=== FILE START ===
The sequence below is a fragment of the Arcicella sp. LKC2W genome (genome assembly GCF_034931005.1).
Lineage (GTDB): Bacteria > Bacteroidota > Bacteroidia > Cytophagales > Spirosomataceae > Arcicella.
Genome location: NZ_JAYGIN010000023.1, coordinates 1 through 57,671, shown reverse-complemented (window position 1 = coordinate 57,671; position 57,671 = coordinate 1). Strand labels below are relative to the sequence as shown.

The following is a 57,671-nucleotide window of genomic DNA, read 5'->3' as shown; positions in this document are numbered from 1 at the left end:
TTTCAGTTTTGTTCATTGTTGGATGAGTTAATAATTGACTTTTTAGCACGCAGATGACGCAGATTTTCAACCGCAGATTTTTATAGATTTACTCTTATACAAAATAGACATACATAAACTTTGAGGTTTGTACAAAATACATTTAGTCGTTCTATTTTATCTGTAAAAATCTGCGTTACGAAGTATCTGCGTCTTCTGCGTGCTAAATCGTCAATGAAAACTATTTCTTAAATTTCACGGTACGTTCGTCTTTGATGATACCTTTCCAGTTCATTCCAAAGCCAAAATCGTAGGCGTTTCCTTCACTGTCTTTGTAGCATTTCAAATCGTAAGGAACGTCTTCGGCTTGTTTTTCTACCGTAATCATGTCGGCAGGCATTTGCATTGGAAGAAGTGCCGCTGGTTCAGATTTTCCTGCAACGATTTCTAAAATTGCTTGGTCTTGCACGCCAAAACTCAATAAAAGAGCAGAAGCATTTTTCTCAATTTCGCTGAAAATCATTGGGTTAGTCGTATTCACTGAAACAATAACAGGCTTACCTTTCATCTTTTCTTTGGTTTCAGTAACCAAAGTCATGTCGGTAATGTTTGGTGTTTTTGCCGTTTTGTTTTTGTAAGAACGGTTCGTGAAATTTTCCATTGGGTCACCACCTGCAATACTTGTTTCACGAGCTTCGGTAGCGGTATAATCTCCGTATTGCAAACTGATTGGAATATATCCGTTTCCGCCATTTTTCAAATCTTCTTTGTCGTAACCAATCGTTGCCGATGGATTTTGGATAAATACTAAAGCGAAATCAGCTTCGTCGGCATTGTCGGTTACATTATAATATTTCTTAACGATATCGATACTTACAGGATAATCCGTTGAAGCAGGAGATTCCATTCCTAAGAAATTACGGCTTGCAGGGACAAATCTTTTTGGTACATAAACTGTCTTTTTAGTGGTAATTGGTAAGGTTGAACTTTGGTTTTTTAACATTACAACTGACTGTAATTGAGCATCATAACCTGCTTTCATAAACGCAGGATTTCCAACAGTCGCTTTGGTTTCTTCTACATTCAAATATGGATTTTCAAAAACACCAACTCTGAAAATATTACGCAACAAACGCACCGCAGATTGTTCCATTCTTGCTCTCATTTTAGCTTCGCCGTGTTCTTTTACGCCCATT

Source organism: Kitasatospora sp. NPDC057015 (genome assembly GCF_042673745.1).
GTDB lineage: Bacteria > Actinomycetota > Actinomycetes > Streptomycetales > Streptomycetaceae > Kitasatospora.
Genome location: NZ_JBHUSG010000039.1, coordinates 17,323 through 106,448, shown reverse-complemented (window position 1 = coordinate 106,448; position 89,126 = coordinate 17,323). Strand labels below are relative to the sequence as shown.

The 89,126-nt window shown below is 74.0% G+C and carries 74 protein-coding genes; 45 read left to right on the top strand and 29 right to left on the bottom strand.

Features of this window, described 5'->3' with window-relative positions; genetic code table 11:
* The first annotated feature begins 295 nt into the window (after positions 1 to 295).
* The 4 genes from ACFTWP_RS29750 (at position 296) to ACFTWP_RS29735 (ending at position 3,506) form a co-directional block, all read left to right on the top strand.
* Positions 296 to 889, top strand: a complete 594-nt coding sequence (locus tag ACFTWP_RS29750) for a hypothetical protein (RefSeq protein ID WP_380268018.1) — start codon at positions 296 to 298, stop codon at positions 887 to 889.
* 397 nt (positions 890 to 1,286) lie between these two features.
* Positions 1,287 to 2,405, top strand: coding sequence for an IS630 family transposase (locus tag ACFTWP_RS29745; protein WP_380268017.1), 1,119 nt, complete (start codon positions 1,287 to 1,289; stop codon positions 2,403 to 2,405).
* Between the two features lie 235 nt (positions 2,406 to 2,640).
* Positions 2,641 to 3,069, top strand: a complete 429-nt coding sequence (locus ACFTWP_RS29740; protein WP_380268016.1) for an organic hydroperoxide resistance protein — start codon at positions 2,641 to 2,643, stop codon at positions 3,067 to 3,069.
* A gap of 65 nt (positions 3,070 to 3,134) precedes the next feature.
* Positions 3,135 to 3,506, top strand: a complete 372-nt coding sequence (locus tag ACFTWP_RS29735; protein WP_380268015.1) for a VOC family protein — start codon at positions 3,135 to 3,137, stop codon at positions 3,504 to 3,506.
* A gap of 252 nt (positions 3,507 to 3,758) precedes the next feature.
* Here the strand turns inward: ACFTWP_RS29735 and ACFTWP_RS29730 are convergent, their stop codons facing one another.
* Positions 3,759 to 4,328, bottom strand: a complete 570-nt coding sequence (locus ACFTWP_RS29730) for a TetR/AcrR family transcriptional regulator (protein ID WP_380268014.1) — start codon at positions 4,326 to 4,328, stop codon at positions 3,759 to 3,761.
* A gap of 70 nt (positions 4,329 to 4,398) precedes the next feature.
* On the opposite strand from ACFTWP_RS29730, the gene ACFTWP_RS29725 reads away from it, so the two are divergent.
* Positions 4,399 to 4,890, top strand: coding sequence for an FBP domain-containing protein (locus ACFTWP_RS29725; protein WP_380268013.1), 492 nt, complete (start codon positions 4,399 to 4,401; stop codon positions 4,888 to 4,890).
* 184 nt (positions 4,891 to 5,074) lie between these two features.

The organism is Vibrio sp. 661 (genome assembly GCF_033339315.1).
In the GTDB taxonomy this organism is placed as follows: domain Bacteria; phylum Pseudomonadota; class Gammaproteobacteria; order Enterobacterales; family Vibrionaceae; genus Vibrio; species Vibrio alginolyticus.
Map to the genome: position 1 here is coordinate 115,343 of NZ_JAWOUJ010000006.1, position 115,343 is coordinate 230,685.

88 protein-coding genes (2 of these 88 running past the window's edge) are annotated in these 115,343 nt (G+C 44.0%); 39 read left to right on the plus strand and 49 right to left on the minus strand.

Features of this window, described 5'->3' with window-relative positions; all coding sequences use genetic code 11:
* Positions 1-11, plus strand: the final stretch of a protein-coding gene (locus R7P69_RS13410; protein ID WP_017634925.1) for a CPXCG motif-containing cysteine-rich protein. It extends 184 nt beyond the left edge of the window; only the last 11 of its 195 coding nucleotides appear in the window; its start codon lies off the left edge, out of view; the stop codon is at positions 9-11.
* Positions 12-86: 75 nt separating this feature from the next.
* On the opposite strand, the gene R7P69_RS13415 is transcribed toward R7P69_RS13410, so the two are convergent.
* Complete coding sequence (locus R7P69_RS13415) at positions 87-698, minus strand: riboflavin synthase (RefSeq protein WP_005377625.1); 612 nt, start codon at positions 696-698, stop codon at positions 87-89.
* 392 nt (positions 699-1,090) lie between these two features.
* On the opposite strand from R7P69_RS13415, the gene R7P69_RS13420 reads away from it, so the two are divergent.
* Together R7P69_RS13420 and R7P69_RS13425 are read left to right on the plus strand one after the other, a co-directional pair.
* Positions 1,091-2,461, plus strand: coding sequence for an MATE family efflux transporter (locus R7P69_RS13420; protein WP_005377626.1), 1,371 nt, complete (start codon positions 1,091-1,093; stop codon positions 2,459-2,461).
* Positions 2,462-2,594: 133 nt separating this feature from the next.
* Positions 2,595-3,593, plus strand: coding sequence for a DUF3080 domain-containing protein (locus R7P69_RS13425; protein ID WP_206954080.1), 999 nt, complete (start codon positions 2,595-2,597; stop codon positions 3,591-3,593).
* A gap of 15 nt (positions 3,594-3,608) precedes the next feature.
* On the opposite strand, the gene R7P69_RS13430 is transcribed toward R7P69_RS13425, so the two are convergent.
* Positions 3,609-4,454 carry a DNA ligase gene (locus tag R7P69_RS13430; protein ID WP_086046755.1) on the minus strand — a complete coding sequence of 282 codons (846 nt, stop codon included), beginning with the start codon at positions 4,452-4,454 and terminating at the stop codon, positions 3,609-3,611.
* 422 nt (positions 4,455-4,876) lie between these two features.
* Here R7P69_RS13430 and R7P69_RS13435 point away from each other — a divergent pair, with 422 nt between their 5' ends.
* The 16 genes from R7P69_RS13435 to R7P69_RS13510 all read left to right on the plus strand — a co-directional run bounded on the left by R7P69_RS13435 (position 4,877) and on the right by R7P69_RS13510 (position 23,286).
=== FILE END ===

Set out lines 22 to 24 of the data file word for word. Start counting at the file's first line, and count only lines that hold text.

* Positions 3,759 to 4,328, bottom strand: a complete 570-nt coding sequence (locus ACFTWP_RS29730) for a TetR/AcrR family transcriptional regulator (protein ID WP_380268014.1) — start codon at positions 4,326 to 4,328, stop codon at positions 3,759 to 3,761.
* A gap of 70 nt (positions 4,329 to 4,398) precedes the next feature.
* On the opposite strand from ACFTWP_RS29730, the gene ACFTWP_RS29725 reads away from it, so the two are divergent.